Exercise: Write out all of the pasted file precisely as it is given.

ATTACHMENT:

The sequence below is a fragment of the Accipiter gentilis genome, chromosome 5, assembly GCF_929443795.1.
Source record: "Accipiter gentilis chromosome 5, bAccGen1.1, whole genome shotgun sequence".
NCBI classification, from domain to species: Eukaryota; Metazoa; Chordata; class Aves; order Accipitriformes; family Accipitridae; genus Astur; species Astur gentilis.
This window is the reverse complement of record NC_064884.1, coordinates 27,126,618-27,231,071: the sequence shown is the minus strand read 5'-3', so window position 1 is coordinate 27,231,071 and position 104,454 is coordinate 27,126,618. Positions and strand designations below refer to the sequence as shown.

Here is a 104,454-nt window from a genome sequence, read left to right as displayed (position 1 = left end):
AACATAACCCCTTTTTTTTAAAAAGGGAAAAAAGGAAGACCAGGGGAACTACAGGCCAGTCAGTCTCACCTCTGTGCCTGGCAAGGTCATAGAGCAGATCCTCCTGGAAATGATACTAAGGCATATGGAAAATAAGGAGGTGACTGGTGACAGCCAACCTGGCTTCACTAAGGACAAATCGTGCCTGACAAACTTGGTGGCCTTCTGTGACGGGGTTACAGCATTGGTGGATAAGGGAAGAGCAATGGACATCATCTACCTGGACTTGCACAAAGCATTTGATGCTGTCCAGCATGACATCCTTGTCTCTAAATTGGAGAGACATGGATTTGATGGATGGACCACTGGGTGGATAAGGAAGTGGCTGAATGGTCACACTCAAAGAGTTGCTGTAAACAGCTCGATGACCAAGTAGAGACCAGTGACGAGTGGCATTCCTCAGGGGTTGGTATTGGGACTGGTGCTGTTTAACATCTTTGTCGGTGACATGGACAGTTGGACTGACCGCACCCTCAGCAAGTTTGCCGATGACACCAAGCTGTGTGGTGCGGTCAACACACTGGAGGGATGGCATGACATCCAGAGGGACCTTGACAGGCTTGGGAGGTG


The sequence below is a fragment of the Accipiter gentilis genome, chromosome 5, assembly GCF_929443795.1.
Source record: "Accipiter gentilis chromosome 5, bAccGen1.1, whole genome shotgun sequence".
NCBI classification, from domain to species: Eukaryota; Metazoa; Chordata; class Aves; order Accipitriformes; family Accipitridae; genus Astur; species Astur gentilis.
This window is the reverse complement of record NC_064884.1, coordinates 27,126,618-27,231,071: the sequence shown is the minus strand read 5'-3', so window position 1 is coordinate 27,231,071 and position 104,454 is coordinate 27,126,618. Positions and strand designations below refer to the sequence as shown.

Here is a 104,454-nt window from a genome sequence, read left to right as displayed (position 1 = left end):
AACATAACCCCTTTTTTTTAAAAAGGGAAAAAAGGAAGACCAGGGGAACTACAGGCCAGTCAGTCTCACCTCTGTGCCTGGCAAGGTCATAGAGCAGATCCTCCTGGAAATGATACTAAGGCATATGGAAAATAAGGAGGTGACTGGTGACAGCCAACCTGGCTTCACTAAGGACAAATCGTGCCTGACAAACTTGGTGGCCTTCTGTGACGGGGTTACAGCATTGGTGGATAAGGGAAGAGCAATGGACATCATCTACCTGGACTTGCACAAAGCATTTGATGCTGTCCAGCATGACATCCTTGTCTCTAAATTGGAGAGACATGGATTTGATGGATGGACCACTGGGTGGATAAGGAAGTGGCTGAATGGTCACACTCAAAGAGTTGCTGTAAACAGCTCGATGACCAAGTAGAGACCAGTGACGAGTGGCATTCCTCAGGGGTTGGTATTGGGACTGGTGCTGTTTAACATCTTTGTCGGTGACATGGACAGTTGGACTGACCGCACCCTCAGCAAGTTTGCCGATGACACCAAGCTGTGTGGTGCGGTCAACACACTGGAGGGATGGCATGACATCCAGAGGGACCTTGACAGGCTTGGGAGGTG